Hammer Time: A Time to Kill
Orlando is the unpopular car capital of the world. You name the dying models and brands. The City the Mouse Built has them in abundance. As I was counting the Mitsubishis and Chryslers on my way to a Disney Cruise, my mind began to wander and wonder. What if we avoided all these wasted resources? Surely there must be a few kindly politicians out there who can appreciate the more fiscally conservative amongst us. Somebody? Anybody? Bueller?
Fat chance. When I was through with my fifteen second daydream, the reality of my drive took over. Cheap plastic everywhere. The 2004 Grand Caravan seemed like a collection of plastic molds that had haphazardly fell into place with the stingiest numbers of screws. I literally measured the depth of my seat fabric with my fingernail and the car literally rattled and jingled with every bump on the road. Sure it was cheap; Kia-cheap in fact. But the cost of living with that cheapness was starting to wear on my soul that day.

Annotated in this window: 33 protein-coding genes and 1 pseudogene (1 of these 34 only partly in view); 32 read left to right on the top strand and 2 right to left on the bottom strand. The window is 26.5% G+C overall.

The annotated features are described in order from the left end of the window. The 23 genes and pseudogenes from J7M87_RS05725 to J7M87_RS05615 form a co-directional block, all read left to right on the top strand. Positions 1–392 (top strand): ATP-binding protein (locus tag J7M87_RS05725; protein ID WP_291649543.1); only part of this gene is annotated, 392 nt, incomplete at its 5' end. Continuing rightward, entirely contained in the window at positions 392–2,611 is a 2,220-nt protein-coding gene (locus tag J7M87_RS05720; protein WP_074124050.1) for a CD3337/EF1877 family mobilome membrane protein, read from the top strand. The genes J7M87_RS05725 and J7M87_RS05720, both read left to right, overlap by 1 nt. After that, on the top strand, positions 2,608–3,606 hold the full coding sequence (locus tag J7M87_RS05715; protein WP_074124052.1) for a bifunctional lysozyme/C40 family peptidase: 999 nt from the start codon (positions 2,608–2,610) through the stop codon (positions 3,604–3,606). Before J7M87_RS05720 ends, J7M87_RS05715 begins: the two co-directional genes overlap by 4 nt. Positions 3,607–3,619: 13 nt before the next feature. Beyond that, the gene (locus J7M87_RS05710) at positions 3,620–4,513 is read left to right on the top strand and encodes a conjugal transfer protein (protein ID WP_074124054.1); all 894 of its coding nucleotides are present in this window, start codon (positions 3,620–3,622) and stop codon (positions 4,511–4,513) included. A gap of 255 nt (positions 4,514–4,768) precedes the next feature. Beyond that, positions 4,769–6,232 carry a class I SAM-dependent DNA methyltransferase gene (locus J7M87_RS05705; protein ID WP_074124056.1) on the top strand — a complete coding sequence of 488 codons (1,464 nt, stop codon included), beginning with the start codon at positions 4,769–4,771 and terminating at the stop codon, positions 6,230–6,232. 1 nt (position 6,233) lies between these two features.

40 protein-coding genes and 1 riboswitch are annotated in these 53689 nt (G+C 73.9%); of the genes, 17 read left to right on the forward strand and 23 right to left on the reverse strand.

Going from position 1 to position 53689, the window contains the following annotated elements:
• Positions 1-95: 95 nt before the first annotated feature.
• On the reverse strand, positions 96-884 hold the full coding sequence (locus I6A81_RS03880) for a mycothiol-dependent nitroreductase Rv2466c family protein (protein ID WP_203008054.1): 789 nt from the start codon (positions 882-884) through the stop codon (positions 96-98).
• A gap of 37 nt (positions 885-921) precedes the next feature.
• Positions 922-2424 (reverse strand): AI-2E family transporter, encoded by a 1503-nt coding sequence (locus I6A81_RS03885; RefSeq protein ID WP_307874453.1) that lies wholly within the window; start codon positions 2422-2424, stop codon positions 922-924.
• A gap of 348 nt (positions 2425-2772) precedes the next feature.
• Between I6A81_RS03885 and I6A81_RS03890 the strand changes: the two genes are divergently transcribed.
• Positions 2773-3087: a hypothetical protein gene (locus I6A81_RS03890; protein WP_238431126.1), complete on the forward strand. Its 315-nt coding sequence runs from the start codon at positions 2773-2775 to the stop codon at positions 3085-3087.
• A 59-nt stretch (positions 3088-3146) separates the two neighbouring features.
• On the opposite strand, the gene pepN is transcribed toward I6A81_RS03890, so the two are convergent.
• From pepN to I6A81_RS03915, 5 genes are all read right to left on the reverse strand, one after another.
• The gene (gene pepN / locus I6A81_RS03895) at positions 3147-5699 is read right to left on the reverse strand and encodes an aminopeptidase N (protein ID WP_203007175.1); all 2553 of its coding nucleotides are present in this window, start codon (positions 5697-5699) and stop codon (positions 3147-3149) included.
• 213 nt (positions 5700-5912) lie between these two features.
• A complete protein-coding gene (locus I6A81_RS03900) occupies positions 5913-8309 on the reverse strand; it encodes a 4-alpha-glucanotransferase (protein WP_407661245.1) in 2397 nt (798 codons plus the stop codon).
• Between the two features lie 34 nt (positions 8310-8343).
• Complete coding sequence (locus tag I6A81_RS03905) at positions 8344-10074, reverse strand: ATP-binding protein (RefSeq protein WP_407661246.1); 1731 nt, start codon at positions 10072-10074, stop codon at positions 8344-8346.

So that’s one model in the “waste” category. How about the brand? Maybe. Dodge is synonymous with “affordable” or “cheap” in most of the automotive world. It may be the perfect platform for the Chinese . . . at the right price of course.
But how about companies like Mitsubishi, Suzuki, and Volvo? Other than a few interesting specialty models there really isn’t much there there. Every GM brand, with the possible exceptions of Chevrolet and Cadillac, is convoluted and cannibalistic. So is Mercury, flirtatious middle-aged woman be damned. Lincoln’s core strengths and brand image are from a bygone era. They need to go, too. Who else?